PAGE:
View Full Version : York Revs Coaching Staff...not too shabby

12-21-2006, 01:44 PM
Yup...I'm impressed. If you know anytrhing about Baltimore Orioles baseball history, the staff is readily recognizable.

In the Atlantic League, recruiting is very important. By this measure, York might have an outside shot at reaching .500 in 2007. But, it's a long shot.
See the first year Lancaster BarnStormers and Camden RiverSharks inaugural records.

12-23-2006, 04:10 PM
Those guys are pretty impressive. I think it was a good move by the owners to get some Oriole flavor for the jobs. However, does having those kinds of names really affect attendance? Do you think more people will come out to the games in York just because of the coaches? I don't know the answer to that. Hopefully. Also, let's hope that they will be able to coach well. I believe that they can. Between them, we're looking at 3 decades of Oriole baseball, and that can't be bad. I know that inaugural seasons are always pretty tough, as far as wins/losses go. So, let's hope that the name recognition is a nice touch to a winning season. Even though Ryan Minor has the least impressive MLB stats out of the bunch, he has the only ATL experience, so he's going to be a huge asset to that team.

12-23-2006, 05:46 PM
The answer is yes. Big names on the coaching staff will draw fans. They are the only names the fans are likely to recognize and give an air of legitimacy to the team. In the Atlantic League they're the only constant . The players change from week to week.
York has a very good chance of having a respectable year because of that fact. Everyone, new teams and old teams alike, starts out fresh in April. Few players from last year will return. If a team was good(or bad) last year it doesn't mean they'll be good(or bad) this year. What makes the biggest difference is the ability of the GM and the coaching staff to evaluate and sign players. Matt O'Brien is an excellent GM. He was the Duck's first GM and they had the best overall record in the league their first season(2000). They didn't make the playoffs because of a quirk in the rules that has since been corrected but they had a great inaugural season. Ryan Minor is a top notch coach. He did a terrific job with the Road Warriors last year. We'll see how good the rest of the staff is in September.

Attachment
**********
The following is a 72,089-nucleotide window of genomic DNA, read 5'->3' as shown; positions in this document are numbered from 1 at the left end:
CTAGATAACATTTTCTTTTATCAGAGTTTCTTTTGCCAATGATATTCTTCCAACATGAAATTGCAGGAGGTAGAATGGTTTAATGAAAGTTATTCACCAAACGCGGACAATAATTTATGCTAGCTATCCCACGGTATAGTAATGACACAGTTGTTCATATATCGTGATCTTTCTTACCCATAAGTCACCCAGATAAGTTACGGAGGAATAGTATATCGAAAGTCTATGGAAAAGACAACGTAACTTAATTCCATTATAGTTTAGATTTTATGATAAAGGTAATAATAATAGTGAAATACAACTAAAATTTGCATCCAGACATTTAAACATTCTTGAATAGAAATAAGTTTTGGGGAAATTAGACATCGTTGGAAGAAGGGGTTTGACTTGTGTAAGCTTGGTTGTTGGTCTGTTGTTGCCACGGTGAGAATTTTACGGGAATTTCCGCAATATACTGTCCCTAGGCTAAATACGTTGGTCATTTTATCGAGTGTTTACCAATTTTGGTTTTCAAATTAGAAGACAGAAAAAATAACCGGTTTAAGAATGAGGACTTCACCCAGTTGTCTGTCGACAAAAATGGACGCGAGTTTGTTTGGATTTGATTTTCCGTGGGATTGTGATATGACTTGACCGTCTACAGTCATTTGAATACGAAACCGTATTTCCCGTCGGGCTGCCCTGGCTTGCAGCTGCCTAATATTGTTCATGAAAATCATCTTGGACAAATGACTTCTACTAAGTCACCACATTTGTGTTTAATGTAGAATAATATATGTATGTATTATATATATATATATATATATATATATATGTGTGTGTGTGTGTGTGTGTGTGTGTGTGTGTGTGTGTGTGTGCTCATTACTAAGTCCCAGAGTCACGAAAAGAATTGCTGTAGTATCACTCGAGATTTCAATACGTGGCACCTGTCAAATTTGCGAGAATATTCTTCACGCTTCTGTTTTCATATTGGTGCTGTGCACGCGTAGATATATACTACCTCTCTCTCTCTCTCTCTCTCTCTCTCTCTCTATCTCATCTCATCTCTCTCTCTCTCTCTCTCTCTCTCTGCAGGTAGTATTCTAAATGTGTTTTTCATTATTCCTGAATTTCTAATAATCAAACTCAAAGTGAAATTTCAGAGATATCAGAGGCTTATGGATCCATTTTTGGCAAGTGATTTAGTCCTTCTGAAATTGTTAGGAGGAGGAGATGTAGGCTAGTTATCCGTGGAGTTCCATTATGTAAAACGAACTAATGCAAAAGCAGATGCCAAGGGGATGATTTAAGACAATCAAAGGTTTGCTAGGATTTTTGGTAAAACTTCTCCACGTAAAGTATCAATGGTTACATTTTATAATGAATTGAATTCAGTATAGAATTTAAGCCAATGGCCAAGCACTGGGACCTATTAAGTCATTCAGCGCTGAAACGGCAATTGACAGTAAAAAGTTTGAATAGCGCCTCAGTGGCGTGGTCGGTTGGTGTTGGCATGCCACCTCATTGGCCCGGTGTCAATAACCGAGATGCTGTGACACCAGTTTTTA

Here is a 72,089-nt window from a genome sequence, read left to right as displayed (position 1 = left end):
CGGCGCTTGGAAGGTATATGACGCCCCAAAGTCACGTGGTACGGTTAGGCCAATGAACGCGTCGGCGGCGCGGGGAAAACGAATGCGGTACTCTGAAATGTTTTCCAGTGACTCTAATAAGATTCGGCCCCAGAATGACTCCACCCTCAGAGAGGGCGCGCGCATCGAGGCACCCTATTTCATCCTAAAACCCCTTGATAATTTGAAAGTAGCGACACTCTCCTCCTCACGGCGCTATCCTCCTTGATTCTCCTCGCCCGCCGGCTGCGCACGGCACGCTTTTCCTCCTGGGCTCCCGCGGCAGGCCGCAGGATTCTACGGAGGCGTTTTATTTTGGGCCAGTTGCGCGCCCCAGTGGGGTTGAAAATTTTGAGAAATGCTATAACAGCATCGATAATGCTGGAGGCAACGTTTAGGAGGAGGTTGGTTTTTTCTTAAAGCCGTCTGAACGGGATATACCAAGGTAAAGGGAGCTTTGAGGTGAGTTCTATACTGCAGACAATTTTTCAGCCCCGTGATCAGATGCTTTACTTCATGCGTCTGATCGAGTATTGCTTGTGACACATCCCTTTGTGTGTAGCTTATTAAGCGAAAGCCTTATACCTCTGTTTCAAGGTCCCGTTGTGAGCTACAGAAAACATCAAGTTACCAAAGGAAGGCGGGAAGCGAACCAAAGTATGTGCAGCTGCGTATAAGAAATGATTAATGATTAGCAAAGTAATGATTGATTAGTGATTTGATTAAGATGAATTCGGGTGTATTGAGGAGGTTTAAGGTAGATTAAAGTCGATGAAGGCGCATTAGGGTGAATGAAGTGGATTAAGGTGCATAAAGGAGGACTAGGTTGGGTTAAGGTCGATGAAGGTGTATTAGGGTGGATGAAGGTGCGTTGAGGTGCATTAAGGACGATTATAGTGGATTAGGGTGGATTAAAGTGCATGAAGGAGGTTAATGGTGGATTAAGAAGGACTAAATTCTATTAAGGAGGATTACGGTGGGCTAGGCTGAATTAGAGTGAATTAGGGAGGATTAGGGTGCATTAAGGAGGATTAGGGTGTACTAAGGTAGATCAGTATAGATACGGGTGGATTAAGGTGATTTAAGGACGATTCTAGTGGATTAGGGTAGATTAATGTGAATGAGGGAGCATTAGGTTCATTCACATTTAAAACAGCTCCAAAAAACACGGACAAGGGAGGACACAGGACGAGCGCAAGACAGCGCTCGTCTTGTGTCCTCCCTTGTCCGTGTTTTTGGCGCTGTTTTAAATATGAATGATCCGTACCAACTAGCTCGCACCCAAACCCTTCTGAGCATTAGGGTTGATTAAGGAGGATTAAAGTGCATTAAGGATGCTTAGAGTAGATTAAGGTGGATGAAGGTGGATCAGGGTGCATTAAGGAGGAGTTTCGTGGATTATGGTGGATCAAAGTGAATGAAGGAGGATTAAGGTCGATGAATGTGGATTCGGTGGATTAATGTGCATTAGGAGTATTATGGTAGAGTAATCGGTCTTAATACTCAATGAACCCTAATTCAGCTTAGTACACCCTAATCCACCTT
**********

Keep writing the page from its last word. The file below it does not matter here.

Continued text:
12-24-2006, 10:38 PM
I didn't know that about O'Brien, the GM. Maybe the Revolution has a good shot at a playoff spot. Here's a question that maybe you can answer for me: What's the salary cap in the Atlantic League? Is there a maximum salary that one player can get? Also, how does the expansion draft work? York might be in a good situation with all of these variables working for them, with the good coaching staff, good GM, and an expansion draft. I'm relatively new to the ATL, so I'm pretty fascinated by it all.

12-25-2006, 01:00 AM
There is no official "salary cap" in the Atlantic League. The maximum salary for players is currently $3000 a month. Few players get that much and most get a great deal less. The players in the Atlantic League are not there to make money. They are there to get exposure. The vast majority of them have experience in Major League organizations. Many of them have even played at the Major League level. For one reason or another (usually age or injury) they have been cut by the Major League oganizations but they aren't ready to give up the dream. They play in the Atlantic League to show those teams that they still have it and that the team made a mistake when they cut them. The Atlantic League has had tremendous success in the past in getting players back to Major League organizations. The players know that and that's why they're willing to work for peanuts.
Unfortunately, the salary level is the reason why few players play more than a year in the Atlantic League and why the "expansion draft" is usually an exercize in futility. The player may be on the roster but they're not coming back. Very few can afford to work for that type of pay for more than a year. There have been some guys who have played several years (I think one guy did 7) but they're few and far between.
Don't expect much in the expansion draft. Most of the players you will see on the Revolution's roster on opening day will be guys who were recently released by Major League organizations. The Atlantic League doesn't hold a free agent draft so it's kind of a free for all. Most of the teams also hold open tryouts just prior to the beginning of spring training (late April). The AL doesn't have to beat the bushes too hard to find players. These guys all have agents and they're more than happy to get them signed in the AL. A typical AL roster will have a few guys with Major League experience (guys you've heard of) and a smattering of guys with roots in the local community(for local flavor). The rest will be made up of career minor leaguers.